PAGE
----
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Published February 25, 2024

Earth’s core has slowed down, UMN professor, students give thoughts

A University of Minnesota professor explains what studies suggesting Earth’s inner core has “stopped” and will “reverse” actually mean, and students react to the news.
Earth%E2%80%99s+core+has+slowed+down%2C+UMN+professor%2C+students+give+thoughts
Image by Ava Weinreis

A University of Minnesota professor said the Earth’s inner core hasn’t stopped but has slowed down in response to a CNN article published Jan. 26 titled “Earth’s Core May Have Stopped Turning and Could Go Into Reverse, study suggests.”

Maxwell Brown, a research associate professor and faculty manager for the Institute for Rock Magnetism, studies the evolution of Earth’s magnetic field through time. He said he uses natural materials such as volcanic rock, which is full of magnetic minerals, and records the magnetic field in the past.

In response to the news, which was covered by several media outlets, Brown said, “Nothing cataclysmic is going to happen, the Earth isn’t going to implode.”

The Earth is made up of the crust, the mantle, the outer core and the inner core. The inner core is solid and separated from the semi-solid mantle by the liquid outer core, which allows the inner core to rotate at a different speed than the Earth as a whole.

At times, the inner core is rotating quickly, while at other times it is not, Brown said. Currently, the rotation between the inner and outer cores is becoming less distinct.

When researchers say “reverse,” they mean the inner core is rotating slightly slower than the outer core, Brown said. It does not mean the Earth’s core has changed the direction it rotates or is rotating backward.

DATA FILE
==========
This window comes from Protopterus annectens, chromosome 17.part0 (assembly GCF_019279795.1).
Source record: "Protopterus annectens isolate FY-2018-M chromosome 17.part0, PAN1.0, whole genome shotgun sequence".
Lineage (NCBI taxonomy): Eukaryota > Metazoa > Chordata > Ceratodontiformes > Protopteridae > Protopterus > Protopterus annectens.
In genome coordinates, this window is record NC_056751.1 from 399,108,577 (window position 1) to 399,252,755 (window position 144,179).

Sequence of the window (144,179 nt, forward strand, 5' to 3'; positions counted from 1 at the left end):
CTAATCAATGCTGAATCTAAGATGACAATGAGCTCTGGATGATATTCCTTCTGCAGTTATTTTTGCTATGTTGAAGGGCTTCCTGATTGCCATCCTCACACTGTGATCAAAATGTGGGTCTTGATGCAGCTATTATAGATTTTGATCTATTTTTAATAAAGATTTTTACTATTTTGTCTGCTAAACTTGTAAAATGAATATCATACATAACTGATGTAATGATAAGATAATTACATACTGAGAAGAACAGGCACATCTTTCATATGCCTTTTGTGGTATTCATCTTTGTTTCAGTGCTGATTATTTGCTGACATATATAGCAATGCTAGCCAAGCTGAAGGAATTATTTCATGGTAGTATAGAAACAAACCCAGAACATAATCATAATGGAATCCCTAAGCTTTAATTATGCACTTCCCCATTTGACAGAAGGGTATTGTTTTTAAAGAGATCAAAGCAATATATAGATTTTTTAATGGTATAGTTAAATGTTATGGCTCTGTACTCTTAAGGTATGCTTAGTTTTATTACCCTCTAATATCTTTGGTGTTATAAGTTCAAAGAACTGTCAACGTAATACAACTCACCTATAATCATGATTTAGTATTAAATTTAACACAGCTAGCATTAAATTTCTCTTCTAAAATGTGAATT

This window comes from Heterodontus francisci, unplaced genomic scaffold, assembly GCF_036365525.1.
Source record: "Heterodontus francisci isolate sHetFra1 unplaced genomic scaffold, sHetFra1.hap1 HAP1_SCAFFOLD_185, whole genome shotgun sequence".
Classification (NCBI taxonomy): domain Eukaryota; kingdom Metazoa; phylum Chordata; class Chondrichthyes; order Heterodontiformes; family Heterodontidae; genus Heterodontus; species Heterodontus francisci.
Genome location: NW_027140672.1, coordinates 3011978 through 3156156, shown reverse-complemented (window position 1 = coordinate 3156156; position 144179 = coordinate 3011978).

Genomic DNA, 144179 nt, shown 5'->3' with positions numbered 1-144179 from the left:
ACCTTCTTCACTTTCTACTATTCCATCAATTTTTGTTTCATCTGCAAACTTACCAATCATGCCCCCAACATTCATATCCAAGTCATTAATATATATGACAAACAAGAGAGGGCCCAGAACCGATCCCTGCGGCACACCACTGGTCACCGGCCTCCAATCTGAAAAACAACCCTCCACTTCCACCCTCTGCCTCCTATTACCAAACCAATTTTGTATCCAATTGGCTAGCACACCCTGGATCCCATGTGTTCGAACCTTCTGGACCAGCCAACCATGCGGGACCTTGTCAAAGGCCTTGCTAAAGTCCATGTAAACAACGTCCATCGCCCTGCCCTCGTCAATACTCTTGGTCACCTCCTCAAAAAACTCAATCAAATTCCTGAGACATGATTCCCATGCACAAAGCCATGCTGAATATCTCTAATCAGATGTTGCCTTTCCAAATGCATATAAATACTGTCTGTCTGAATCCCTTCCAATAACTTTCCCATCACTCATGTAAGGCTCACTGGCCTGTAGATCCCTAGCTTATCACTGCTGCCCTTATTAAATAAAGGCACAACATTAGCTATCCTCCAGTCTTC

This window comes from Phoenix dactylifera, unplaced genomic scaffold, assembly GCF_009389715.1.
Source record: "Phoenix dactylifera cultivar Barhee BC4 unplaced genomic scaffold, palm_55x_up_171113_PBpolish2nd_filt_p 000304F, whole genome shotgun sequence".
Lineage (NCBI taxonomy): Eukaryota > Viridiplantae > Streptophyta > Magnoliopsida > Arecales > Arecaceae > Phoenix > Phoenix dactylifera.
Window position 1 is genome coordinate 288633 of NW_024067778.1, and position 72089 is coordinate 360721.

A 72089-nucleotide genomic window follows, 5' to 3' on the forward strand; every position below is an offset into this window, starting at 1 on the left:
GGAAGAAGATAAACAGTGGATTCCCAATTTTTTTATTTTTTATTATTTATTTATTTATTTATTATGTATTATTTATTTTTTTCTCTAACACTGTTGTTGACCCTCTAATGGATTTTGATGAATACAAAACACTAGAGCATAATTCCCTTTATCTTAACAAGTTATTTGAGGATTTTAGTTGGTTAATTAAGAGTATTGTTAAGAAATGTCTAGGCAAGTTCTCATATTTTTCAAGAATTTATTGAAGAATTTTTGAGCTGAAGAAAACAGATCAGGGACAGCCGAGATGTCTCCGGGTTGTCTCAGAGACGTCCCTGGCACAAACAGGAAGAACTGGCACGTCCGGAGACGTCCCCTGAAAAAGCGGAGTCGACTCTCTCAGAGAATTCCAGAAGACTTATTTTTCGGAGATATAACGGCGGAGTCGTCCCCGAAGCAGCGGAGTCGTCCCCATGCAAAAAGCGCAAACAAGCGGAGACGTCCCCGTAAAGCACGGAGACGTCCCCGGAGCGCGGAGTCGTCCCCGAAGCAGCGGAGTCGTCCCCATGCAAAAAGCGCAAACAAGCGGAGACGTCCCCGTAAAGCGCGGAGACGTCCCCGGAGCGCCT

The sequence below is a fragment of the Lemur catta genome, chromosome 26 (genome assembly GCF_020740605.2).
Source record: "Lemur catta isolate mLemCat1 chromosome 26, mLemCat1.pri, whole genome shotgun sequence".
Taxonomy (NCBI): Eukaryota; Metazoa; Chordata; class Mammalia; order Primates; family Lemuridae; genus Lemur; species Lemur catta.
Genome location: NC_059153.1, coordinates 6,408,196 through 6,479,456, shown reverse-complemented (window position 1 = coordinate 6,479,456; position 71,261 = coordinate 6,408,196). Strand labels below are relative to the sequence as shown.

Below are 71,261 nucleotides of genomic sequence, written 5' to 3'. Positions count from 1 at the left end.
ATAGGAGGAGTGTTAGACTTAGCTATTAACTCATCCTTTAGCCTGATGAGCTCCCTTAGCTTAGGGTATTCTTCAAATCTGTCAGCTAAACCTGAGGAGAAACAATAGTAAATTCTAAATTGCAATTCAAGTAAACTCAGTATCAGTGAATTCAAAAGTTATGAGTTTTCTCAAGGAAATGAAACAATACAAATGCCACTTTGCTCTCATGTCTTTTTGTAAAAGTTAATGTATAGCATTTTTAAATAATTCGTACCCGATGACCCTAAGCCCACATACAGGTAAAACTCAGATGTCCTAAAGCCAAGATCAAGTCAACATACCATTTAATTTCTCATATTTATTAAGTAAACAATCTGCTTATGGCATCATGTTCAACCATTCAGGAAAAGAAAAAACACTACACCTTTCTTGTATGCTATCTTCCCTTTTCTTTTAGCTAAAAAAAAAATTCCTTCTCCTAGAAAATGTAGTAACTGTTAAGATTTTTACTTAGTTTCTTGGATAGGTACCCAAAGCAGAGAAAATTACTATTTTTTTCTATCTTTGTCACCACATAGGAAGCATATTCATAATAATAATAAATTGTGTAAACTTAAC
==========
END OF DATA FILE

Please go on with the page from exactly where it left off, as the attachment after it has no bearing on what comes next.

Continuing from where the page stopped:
“When you’re in the field, it’s obvious, it’s a different rotation,” Brown said.

The Earth’s inner core and outer core are electromagnetically coupled. The magnetic field generated by the outer core influences the spin of the inner core, which in turn impacts Earth’s magnetic field, Brown said.

For example, when the inner core grows, Earth’s magnetic field strengthens, Brown said.

The change in the inner core’s rotation speed is related to smaller changes, Brown said. Changes in the magnetic field alter the length of a day, but only by milliseconds each day.

The change in the rotation will not impact people’s everyday lives, Brown said.

Research on how the different parts of the Earth interact is important to help scientists understand Earth’s inner core composition and geomagnetic field, Brown said.

The study quoted by CNN, published by Yi Yang and Xiaodong Song on Jan. 23, initially impacted research by highlighting how complicated Earth’s inner core is, Brown said.

“It showed the inner core is much more complex than previously thought,” Brown said.

Researchers are interested in discovering the foundation of Earth’s inner core, Brown said. Understanding the inner core’s rotation helps researchers learn the core’s structure and influence on the magnetic field.

“Sometimes, as scientists, we are so encapsulated in our thoughts and world, it’s hard to know how other people might interpret our research,” Brown said.

Mumtaz Saidin, a second-year student, said she felt scared, nervous and concerned when she heard the Earth’s inner core had stopped.

“I would definitely want to know what’s happening and how I can help to preserve the Earth for the next generation,” Saidin said.

Researchers use words familiar to the geoscience field that aren’t typically clear to people who are not familiar with it, Brown said. Reporters tend to use “easy language” to discuss dense scientific studies that are often misinterpreted.

“I think there is a fine line between getting the message across accurately and altering people’s understanding of a topic or issue,” Saidin said.

Natasha DeLion, a second-year student, said she was shocked.

DeLion said she thinks many reporters lack the scientific background to understand the terms scientific papers use.

“Part of it’s a breaking news thing,” DeLion said. “Certain words capture an audience’s attention.”

Brown said he thinks it’s important for scientists to recognize how certain scientific terms are interpreted by non-scientists, such as stop or reverse.

“We need to step back sometimes, especially to create accessibility to those entering the field,” he said.

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